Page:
• Every event is started with a speech, or number of speeches from local, state or federal government officials, association presidents or high ranking members or the corresponding private industry equivalents.
  • Generally when a speech is given in Mexico to a group, formal protocol is followed.
  • For larger events a professional master of ceremonies will be hired to make the speaker introductions and keep the event moving.
  • Each speaker thanks and acknowledges by name and title each member sharing the stage or table of honor.
  • Mention of each member should be given by rank. Highest ranking official or member first, followed by the others in descending order.
  • Speeches in Mexico tend to be long. Government officials tend to give lots of numbers and statistics. Despite the audience’s desire to hear a short, focused discourse.
  • It is considered rude to take cell phone calls, carry on conversations with your neighbor, crack jokes or not pay attention during the speeches. If you can’t tolerate it, excuse yourself and leave the room.
  • Often invited guests and members sharing the podium do not have anything important to say, they are invited as a courtesy or as part of the political/social protocol.
  • After the initial speeches are over, some government officials may leave for other events.
  • Use these opportunities to network and exchange business cards. It is often easier to make initial contact with important figures at an event instead of via telephone calls and emails to their office.

Related Links

International business – cultural mistakes

Create great international business relationships

Advice on what to expect when doing business with Mexico

Meeting people in Mexico – kiss, shake hands or hug?





Mexican currency, monetary policy and financial systems – BANXICO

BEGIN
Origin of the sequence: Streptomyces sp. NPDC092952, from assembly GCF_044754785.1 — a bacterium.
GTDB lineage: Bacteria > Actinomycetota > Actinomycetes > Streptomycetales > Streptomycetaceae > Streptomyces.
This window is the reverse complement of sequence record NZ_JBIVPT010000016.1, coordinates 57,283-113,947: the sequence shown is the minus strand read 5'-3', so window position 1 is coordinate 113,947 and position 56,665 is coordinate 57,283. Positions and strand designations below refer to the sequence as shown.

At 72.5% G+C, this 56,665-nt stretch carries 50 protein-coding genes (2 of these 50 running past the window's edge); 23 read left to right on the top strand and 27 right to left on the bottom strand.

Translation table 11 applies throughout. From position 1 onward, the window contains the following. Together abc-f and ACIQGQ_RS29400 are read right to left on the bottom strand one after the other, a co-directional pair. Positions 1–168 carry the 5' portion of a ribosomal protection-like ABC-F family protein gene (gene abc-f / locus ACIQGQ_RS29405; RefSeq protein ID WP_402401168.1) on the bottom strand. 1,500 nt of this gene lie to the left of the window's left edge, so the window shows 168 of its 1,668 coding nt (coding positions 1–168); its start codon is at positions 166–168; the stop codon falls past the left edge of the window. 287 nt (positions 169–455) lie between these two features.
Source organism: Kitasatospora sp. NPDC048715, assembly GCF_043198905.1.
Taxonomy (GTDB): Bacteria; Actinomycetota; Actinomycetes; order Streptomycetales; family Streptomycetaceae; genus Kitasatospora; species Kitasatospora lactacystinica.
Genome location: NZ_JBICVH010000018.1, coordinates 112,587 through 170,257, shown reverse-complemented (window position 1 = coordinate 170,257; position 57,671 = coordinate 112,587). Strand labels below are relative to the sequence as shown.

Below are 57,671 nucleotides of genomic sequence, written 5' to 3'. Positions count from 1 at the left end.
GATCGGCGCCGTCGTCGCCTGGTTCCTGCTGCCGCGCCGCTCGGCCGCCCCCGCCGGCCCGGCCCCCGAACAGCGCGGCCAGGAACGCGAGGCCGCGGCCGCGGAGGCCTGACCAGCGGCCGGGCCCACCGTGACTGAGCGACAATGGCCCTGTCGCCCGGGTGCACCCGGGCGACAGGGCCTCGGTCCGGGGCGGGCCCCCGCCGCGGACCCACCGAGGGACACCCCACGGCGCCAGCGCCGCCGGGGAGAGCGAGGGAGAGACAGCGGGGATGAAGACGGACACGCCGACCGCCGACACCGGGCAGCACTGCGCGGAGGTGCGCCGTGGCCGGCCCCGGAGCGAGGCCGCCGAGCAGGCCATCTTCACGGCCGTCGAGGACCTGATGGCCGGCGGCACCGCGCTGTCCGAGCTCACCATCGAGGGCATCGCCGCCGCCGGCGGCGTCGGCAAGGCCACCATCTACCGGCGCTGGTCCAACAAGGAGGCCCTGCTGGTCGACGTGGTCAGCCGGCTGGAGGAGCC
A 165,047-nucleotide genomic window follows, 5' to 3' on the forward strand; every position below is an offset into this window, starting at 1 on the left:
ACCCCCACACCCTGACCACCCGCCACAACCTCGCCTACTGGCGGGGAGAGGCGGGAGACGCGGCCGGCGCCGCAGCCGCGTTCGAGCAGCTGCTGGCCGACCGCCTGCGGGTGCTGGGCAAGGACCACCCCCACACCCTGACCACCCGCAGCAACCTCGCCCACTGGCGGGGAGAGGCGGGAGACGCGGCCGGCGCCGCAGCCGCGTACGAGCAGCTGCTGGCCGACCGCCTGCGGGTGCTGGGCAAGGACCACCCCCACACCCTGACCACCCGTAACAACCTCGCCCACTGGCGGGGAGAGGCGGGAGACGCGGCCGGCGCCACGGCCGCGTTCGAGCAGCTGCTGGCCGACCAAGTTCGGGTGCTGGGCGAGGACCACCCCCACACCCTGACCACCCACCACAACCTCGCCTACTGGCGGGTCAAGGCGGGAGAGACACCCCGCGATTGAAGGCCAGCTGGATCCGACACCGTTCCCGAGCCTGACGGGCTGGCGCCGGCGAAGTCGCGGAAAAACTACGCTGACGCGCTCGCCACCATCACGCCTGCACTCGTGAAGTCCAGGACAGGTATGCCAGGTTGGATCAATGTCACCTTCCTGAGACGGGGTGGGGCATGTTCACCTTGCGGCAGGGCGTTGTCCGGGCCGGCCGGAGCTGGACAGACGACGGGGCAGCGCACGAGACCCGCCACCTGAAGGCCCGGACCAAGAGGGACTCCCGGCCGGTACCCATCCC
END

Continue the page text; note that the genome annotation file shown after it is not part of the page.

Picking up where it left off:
16 11 2006

Everything you want to know about Mexican monetary policy, Mexican financial and payment systems, Mexican currency, Mexican banknotes and Mexican coins can be found at the Banco de Mexico site:  BANXICO English language website.

BANXICO: “Banco de México is the central Bank of Mexico. Under the Constitution, it is autonomous in its operations and management. Its main function is to provide currency to the domestic economy. In discharging this task, the Bank’s priority is to ensure the stability of the currency’s purchasing power. Its other functions are to promote both the sound development of the financial system and the optimal functioning of the payment systems.”

The BANXICO site includes detailed sections on:

Need to know what the currency and coins currently in circulation in Mexico look like? Check out the sections entitled

Related Links

BANXICO Foreign Exchange Market

BANXICO Securities Market

BANXICO Inflation





Corruption in Mexico

15 11 2006

Corruption in Mexico.

Quite a bit of interest generated from the piece regarding corruption and bribery in Mexico. Corruption, bribes, mordidas, tips – Doing Business in Mexico

Don Gringo says “Mexico possibly has one of the best governments anyone could buy. And cheap, too.” Catemaco News and Commentary

Bernard Wasow writes in the Globalist “It is no secret that the at law enforcement in Mexico is a “for-profit” business.” Greasing Palms: Corruption in Mexico.

Wide Angle presents a Corruption Chart; How big is Mexico’s problem. Which gives a great state by state overview and comparison of corruption levels in Mexico.